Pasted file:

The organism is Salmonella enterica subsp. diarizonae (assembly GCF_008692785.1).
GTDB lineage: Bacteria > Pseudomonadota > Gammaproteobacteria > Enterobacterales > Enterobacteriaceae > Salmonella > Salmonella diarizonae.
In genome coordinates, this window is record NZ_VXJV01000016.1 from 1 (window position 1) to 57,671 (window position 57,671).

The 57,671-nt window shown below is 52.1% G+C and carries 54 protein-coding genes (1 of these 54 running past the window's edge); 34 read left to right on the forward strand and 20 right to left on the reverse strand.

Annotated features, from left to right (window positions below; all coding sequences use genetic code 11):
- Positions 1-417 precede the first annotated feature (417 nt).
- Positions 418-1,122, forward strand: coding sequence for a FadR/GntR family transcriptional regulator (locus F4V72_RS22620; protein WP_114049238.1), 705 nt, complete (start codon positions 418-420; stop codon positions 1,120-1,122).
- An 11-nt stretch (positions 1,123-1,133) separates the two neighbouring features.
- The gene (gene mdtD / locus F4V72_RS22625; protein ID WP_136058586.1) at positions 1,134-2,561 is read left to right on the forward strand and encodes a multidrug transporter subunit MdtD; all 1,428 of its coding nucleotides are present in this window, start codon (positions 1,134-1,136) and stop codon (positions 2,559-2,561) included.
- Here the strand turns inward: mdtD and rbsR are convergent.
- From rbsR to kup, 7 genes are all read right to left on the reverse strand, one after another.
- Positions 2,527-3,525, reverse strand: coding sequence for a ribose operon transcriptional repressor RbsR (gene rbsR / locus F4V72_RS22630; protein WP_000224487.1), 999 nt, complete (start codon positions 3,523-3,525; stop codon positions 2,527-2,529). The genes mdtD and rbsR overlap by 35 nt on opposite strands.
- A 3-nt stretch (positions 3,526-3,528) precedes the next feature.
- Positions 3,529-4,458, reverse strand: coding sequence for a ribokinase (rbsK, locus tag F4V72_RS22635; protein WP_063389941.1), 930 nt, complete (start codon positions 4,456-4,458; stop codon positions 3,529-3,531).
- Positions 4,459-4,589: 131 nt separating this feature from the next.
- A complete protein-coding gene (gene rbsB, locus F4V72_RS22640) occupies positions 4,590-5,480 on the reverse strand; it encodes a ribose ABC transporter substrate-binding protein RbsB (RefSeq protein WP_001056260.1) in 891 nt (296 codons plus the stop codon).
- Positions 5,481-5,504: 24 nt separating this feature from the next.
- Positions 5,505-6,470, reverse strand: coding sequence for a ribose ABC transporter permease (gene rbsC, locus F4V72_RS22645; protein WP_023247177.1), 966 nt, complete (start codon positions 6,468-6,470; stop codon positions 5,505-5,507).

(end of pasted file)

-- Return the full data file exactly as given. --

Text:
The organism is Salmonella enterica subsp. diarizonae (assembly GCF_008692785.1).
GTDB lineage: Bacteria > Pseudomonadota > Gammaproteobacteria > Enterobacterales > Enterobacteriaceae > Salmonella > Salmonella diarizonae.
In genome coordinates, this window is record NZ_VXJV01000016.1 from 1 (window position 1) to 57,671 (window position 57,671).

The 57,671-nt window shown below is 52.1% G+C and carries 54 protein-coding genes (1 of these 54 running past the window's edge); 34 read left to right on the forward strand and 20 right to left on the reverse strand.

Annotated features, from left to right (window positions below; all coding sequences use genetic code 11):
- Positions 1-417 precede the first annotated feature (417 nt).
- Positions 418-1,122, forward strand: coding sequence for a FadR/GntR family transcriptional regulator (locus F4V72_RS22620; protein WP_114049238.1), 705 nt, complete (start codon positions 418-420; stop codon positions 1,120-1,122).
- An 11-nt stretch (positions 1,123-1,133) separates the two neighbouring features.
- The gene (gene mdtD / locus F4V72_RS22625; protein ID WP_136058586.1) at positions 1,134-2,561 is read left to right on the forward strand and encodes a multidrug transporter subunit MdtD; all 1,428 of its coding nucleotides are present in this window, start codon (positions 1,134-1,136) and stop codon (positions 2,559-2,561) included.
- Here the strand turns inward: mdtD and rbsR are convergent.
- From rbsR to kup, 7 genes are all read right to left on the reverse strand, one after another.
- Positions 2,527-3,525, reverse strand: coding sequence for a ribose operon transcriptional repressor RbsR (gene rbsR / locus F4V72_RS22630; protein WP_000224487.1), 999 nt, complete (start codon positions 3,523-3,525; stop codon positions 2,527-2,529). The genes mdtD and rbsR overlap by 35 nt on opposite strands.
- A 3-nt stretch (positions 3,526-3,528) precedes the next feature.
- Positions 3,529-4,458, reverse strand: coding sequence for a ribokinase (rbsK, locus tag F4V72_RS22635; protein WP_063389941.1), 930 nt, complete (start codon positions 4,456-4,458; stop codon positions 3,529-3,531).
- Positions 4,459-4,589: 131 nt separating this feature from the next.
- A complete protein-coding gene (gene rbsB, locus F4V72_RS22640) occupies positions 4,590-5,480 on the reverse strand; it encodes a ribose ABC transporter substrate-binding protein RbsB (RefSeq protein WP_001056260.1) in 891 nt (296 codons plus the stop codon).
- Positions 5,481-5,504: 24 nt separating this feature from the next.
- Positions 5,505-6,470, reverse strand: coding sequence for a ribose ABC transporter permease (gene rbsC, locus F4V72_RS22645; protein WP_023247177.1), 966 nt, complete (start codon positions 6,468-6,470; stop codon positions 5,505-5,507).